Skip Barber trained Jeff Gordon demonstrated veteran savvy and gritty zeal by using his back-up car to win last night's The Winston NASCAR All-Star race at rain-doused Lowe's Motor Speedway. The former Winston Cup Champion's victory, his third in...
Skip Barber trained Jeff Gordon demonstrated veteran savvy and gritty zeal by using his back-up car to win last night's The Winston NASCAR All-Star race at rain-doused Lowe's Motor Speedway. The former Winston Cup Champion's victory, his third in this event, brought a once-in-a-lifetime oddity -- a driver winning in a different car than the one he used to start.
The cars were qualified under normal procedures Friday, with Gordon taking 10th on the grid. Procedure, however, broke down on the first green-flag lap of the gimmicky dash for cash.
With vivid lightning to the south and east and with heavy rain reported half a mile away, The Winston came to its starting time, shortly after 9 p.m. EDT. The cars rolled away on schedule.
At the green flag, however, rain began to fall, drenching the first and second turns. The cars hit the wet pavement as though on ice, with a few racers bouncing off the wall. Gordon skidded into the back of Jeff Burton, sending both spinning, causing a driver to slam into the side of Gordon's Chevrolet.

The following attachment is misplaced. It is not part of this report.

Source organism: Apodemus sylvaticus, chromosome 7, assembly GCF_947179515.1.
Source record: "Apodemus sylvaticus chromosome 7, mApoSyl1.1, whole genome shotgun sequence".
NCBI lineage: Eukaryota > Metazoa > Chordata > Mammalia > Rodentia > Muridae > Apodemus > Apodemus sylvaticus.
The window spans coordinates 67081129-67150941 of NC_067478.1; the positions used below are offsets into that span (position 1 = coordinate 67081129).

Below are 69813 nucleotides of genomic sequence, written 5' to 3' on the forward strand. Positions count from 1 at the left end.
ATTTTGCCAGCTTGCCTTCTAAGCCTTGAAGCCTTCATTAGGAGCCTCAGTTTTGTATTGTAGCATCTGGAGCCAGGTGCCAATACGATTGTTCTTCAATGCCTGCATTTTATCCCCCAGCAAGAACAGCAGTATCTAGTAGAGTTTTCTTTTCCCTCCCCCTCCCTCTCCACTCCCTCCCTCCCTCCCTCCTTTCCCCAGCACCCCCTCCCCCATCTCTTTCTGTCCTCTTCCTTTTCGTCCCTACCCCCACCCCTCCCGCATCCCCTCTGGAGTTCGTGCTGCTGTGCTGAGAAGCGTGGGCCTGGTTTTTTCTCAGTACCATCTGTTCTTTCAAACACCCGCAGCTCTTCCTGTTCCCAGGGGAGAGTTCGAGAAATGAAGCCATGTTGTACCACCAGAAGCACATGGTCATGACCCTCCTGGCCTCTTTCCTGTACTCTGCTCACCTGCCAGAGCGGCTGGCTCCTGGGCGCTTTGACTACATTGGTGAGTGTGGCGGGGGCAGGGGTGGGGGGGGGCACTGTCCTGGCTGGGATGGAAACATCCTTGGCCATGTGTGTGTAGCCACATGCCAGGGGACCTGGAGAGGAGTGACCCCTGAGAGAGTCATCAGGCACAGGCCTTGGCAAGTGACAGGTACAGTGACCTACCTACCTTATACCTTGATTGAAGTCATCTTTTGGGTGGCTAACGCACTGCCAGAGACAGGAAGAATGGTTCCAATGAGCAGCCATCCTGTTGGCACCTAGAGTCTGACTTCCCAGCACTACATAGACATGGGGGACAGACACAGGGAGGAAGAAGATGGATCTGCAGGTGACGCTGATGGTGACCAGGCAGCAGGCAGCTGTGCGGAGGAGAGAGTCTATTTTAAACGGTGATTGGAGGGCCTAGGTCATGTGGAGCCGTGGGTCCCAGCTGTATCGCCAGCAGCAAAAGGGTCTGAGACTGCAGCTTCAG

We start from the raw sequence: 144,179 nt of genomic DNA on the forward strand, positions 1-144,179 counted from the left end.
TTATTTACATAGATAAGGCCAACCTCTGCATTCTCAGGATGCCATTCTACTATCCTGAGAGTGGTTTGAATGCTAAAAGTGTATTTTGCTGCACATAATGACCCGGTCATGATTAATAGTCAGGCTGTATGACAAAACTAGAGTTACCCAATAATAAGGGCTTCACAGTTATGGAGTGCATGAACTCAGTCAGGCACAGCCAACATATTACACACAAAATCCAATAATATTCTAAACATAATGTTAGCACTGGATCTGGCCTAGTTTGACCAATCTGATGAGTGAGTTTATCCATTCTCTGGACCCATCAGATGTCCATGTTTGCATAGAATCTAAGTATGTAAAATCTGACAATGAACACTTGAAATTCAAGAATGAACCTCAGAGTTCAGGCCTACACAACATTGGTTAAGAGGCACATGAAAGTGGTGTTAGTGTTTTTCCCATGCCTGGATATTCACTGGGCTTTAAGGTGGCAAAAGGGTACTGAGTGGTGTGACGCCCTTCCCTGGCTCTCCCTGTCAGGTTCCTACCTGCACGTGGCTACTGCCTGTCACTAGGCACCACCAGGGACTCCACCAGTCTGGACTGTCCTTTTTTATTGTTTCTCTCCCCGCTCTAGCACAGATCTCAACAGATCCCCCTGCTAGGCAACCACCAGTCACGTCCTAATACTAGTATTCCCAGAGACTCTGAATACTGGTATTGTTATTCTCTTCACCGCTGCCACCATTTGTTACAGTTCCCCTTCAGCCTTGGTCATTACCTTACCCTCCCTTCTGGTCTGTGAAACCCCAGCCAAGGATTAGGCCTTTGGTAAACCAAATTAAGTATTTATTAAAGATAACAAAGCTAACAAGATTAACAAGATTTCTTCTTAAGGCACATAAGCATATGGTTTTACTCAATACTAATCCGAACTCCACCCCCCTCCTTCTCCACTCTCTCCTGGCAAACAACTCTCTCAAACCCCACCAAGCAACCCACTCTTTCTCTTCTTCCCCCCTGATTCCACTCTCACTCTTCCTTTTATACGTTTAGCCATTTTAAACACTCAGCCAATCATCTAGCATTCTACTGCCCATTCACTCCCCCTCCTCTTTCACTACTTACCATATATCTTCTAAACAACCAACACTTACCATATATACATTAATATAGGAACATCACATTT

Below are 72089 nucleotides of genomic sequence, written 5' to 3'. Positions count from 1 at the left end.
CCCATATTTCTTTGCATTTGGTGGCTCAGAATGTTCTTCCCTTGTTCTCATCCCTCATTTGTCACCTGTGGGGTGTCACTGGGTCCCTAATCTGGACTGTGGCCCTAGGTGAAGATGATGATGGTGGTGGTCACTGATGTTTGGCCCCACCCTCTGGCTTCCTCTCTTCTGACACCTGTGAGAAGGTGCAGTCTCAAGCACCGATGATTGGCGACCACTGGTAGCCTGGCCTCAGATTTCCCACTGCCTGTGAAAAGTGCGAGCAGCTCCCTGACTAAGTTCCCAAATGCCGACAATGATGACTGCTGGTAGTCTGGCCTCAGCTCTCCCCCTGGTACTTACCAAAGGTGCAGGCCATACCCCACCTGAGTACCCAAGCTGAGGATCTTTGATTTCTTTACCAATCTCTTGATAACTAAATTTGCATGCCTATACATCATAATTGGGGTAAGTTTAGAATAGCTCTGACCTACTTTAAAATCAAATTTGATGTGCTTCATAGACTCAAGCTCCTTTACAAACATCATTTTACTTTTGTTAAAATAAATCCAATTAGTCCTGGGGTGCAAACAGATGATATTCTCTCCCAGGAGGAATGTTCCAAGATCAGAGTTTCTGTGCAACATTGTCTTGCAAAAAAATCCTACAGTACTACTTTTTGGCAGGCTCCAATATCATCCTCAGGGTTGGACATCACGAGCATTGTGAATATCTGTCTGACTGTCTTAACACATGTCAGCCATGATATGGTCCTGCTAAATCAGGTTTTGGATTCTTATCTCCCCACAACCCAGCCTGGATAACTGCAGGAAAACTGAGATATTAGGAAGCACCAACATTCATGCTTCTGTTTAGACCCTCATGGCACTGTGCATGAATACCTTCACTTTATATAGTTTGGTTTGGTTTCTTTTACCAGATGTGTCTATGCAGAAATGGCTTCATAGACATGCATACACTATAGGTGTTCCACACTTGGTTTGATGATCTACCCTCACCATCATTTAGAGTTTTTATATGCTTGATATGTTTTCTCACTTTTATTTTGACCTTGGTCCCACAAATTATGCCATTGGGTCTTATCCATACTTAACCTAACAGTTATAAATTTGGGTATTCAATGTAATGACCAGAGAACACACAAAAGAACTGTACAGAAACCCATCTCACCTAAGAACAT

A moderate, 20 minute shower followed, and though track-drying began immediately, the estimated time for a restart was at least an hour off.
NASCAR immediately ruled that, since the first-lap wreck was no one's fault, it would permit teams with crashed cars to pull out their back-ups and prepare them for inspection.
That brought a mad scramble in the garage, with the four teams affected dragging out B cars and swarming over them, pitching free parts about and tightening fittings. Burton's team even managed a 20 minute engine change, swapping in the motor from the A car.
Gordon, meanwhile, went to the care center with a stretched neck and came out sore but otherwise well.
"When I walked out of the infield care center, my neck was saying don't get back in the car, and my heart was saying get back in the car," Gordon said.
"What changed my mind was when I went back to the garage and saw them working so hard. I knew they wanted to win that race, and I wanted to help them do that."
Under a fairly clear flag rule, the first lap was canceled and the race was restarted from go, nearly 2 hours after the scheduled green flag. The four back-up cars were sent to the rear. Gordon quickly showed that his B car was every bit the piece for the purpose, that being three short sprints with few adjustments.
"These are not back-up cars," Gordon said knowingly. "These cars are capable of winning races. We don't have too many sleds in our stable.
"I wasn't concerned about how fast the car could go. I was concerned with how long it would take to get it prepared to get back out there."
A complete wrap up of the Winston Cup race and the balance of weekend activity involving Skip Barber trained racers will follow tomorrow on the Skip Barber Racing News.
- Andrew Torres